Former Penn State President Graham Spanier spoke to The New Yorker recently — his first formal interview published since the whirlwind of news surrounding his handling of reports that former assistant football coach Jerry Sandusky was abusing boys.
A significant amount of criticism was directed at Spanier after the release of former FBI Director Louis Freeh’s investigative report on Penn State. Freeh’s investigators were hired by the Penn State Board of Trustees in November to look into university officials’ handling of reports involving Sandusky.
Freeh’s report, which came out on July 12, released numerous emails that investigators concluded were proof of an administrative cover-up or conspiracy to keep reports about Sandusky secret.
In one of the emails, Spanier responds to former athletic director, Tim Curley’s decision to “go the extra mile” and meet with Sandusky before reporting the incident to The Second Mile by telling Curley he thought it was a very “humane” way to handle the situation.
“I think what many people wanted to read into it was that it was humane for us not to turn him in for being a known child predator. But I never, ever heard anything about child abuse or sexual abuse or my antennae raised up enough to even suspect that. So I know that’s been taken out of context, and I suspect that whoever leaked those e-mails wanted them to be taken out of context,” Spanier told The New Yorker.
He also told The New Yorker that he was surprised when he found out that the investigation surrounding Sandusky was about child sex abuse. He said former Penn State General Counsel Cynthia Baldwin did not tell him what the investigation was about. According to The New Yorker, Spanier said he told Baldwin that he would speak with anyone in the grand jury whenever they wanted to speak with him. He said he did not know anything about the testimonies of other Penn State officials, including Curley and former Interim Senior Vice President for Finance and Business Gary Schultz.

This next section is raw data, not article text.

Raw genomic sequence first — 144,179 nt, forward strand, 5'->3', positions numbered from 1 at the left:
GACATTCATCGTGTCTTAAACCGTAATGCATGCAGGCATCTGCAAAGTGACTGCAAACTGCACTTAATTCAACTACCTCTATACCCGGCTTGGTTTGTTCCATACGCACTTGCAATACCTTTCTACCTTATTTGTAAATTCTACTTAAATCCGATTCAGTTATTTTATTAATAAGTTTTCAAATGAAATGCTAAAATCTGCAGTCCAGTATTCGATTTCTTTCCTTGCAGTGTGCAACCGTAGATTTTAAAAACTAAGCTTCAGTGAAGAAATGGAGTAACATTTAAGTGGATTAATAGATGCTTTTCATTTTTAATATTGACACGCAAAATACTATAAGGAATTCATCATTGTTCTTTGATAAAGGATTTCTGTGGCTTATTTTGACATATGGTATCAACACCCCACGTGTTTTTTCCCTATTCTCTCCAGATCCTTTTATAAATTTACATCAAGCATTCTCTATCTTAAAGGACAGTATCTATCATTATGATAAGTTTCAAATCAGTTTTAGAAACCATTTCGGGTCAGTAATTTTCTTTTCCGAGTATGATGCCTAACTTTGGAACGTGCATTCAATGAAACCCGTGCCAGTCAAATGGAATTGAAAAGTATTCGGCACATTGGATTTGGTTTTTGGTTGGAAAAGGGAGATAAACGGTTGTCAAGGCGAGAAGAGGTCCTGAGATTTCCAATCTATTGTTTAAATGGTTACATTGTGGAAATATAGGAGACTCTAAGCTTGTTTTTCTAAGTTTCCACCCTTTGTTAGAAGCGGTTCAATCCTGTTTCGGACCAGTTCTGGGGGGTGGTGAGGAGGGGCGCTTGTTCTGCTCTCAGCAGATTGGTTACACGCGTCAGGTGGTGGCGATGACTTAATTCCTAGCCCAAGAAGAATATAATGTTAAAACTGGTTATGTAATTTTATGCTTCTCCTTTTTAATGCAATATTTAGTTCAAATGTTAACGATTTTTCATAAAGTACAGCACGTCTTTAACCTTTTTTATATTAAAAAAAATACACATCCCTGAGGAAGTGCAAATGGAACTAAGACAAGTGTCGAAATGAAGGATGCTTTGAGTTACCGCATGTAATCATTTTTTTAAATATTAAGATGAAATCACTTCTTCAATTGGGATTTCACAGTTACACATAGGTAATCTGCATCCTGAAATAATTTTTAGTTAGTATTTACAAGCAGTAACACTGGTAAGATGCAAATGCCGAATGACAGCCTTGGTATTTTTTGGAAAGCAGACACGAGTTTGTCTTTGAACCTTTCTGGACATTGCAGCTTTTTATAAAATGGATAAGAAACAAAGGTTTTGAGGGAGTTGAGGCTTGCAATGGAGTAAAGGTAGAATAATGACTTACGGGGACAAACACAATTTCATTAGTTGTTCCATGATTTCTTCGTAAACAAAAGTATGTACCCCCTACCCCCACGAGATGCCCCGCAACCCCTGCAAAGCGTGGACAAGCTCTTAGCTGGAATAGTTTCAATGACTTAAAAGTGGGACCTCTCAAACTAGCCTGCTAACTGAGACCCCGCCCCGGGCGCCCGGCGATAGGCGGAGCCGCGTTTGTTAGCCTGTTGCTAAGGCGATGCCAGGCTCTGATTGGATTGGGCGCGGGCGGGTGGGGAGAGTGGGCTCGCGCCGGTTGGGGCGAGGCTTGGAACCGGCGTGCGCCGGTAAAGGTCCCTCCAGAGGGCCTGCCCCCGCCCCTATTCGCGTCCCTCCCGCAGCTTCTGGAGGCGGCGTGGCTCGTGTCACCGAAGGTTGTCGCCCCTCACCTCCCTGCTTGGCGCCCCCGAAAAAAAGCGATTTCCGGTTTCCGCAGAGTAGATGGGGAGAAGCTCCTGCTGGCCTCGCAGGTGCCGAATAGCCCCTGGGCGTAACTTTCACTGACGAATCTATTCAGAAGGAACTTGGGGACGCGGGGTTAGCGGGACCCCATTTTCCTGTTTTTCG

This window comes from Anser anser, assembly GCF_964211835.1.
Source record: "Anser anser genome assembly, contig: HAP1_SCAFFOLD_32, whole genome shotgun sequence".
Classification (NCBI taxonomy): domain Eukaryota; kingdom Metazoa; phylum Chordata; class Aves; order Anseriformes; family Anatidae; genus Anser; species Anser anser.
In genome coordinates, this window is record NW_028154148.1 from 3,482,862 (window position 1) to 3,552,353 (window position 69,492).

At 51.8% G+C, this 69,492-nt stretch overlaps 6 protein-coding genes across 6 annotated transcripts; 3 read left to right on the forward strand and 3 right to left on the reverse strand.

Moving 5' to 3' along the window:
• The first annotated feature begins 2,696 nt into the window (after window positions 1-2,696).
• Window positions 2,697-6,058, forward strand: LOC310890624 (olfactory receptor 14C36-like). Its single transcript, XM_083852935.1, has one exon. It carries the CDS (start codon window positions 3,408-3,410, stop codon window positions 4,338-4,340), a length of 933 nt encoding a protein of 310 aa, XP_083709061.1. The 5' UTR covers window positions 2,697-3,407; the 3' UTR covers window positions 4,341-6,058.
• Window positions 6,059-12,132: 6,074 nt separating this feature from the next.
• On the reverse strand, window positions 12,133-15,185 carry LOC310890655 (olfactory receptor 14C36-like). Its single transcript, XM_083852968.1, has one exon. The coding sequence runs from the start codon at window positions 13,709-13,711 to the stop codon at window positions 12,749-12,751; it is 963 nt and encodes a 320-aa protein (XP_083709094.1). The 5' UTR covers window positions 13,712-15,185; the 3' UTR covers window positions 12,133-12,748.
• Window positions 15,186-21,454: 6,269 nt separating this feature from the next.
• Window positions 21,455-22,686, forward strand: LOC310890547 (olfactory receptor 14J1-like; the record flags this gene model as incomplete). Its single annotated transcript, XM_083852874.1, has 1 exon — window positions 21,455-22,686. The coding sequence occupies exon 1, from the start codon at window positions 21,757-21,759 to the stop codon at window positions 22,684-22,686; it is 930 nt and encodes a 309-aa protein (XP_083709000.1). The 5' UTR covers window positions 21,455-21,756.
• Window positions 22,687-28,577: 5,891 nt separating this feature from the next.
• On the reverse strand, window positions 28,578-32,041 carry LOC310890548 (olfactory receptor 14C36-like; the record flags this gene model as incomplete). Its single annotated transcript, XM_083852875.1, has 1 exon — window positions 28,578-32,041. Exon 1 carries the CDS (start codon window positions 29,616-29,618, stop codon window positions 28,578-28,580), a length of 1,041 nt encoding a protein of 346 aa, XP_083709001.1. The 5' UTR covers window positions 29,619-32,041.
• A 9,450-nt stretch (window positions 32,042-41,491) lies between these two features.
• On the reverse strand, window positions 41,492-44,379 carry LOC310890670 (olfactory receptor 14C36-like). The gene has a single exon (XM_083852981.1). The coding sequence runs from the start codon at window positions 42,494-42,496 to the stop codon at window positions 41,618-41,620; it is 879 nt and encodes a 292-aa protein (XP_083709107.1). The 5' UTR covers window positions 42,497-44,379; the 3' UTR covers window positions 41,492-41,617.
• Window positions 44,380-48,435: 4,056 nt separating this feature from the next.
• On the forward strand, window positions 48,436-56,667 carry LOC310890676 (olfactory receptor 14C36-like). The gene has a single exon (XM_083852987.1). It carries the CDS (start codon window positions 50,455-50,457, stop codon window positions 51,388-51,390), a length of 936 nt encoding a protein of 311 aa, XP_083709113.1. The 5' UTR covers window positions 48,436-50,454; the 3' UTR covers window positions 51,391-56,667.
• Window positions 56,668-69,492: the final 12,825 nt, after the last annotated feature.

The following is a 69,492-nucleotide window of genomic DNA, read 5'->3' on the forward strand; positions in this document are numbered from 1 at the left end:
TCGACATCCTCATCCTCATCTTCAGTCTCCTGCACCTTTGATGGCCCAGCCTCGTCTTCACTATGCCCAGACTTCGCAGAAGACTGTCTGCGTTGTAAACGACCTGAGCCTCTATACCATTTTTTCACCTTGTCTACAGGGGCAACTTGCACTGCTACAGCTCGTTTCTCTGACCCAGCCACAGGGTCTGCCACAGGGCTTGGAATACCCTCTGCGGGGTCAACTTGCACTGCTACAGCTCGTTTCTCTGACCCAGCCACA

During his interview with Jeffery Toobin of The New Yorker, Spanier also said that the late former head football coach Joe Paterno was planning to retire after the 2011 season — of that Spanier said, he is certain.
Spanier said the Penn State Board of Trustees knew that Paterno planned to retire when they made the decision to fire him in November — just three regular-season games before the end of the season.
Spanier said an agreement was drafted by Spanier and Paterno, detailing Paterno’s plan to retire following the end of the football season.
In an interview with ABC News’ Josh Elliot that appeared on World News Tonight with Diane Sawyer Wednesday night, Spanier refused to admit failure on his part.
"I wish in hindsight I had known more about Jerry Sandusky," Spanier said in the interview.
Spanier said the Freeh report’s conclusions were “absolutely wrong.” A spokesperson for Freeh Sporkin and Sullivan they said they are standing by the report’s accuracy.
Spanier said that when he heard the word “horseplay” -- which is how the acts that Sandusky committed were described to him -- his mind never wandered to a sexual nature. He said he thought of how the word was used in his childhood, which involved throwing water around or slapping towels.
“I didn’t conjure up anything more than what I thought was simply horesplay,” he said on the interview. "It's not in my nature to go around thinking the worst of people."
Spanier said in another portion of the interview that he never received a report of anything sexual in nature but had he known, he would have “forcefully intervened.”
But Spanier’s engagement with Sandusky was minimal. Spanier said he had only met the former coach once and was only partially involved with reports that the coach engaged in inappropriate behavior on Penn State grounds in 1998 and again in 2001.
Referring to the 1998 incident, Spanier said he did not get involved in police matters. But after a police investigation, the Department of Public Welfare and prosecutors did not charge Sandusky for abusing a child at that time.
“I always had a very hands-off attitude and issues pertaining to people were dealt with by the police, by human resources, or by supervisors in various areas of the university," Spanier said.
But in 2001, when then-assistant coach Mike McQueary reported hearing sexual noises and seeing an underage boy in the shower with Sandusky, Spanier had been copied on emails pertaining to the incident.
Yet, when Spanier agreed with Curley and Schultz via email that Sandusky could be let off with a warning and a “promise that he would get professional help,” he added that they would be “vulnerable” for not reporting it.
Spanier said in the interview that he had chosen the wrong vocabulary in that email, clarifying that “it was a reaction to the possibility that [they] didn’t want this to happen.”
On the topic of the late Paterno, Spanier said he opposed the decision to fire him. He added that he and Paterno had "secretly" signed and agreement that Paterno would retire at the end of the 2012 season.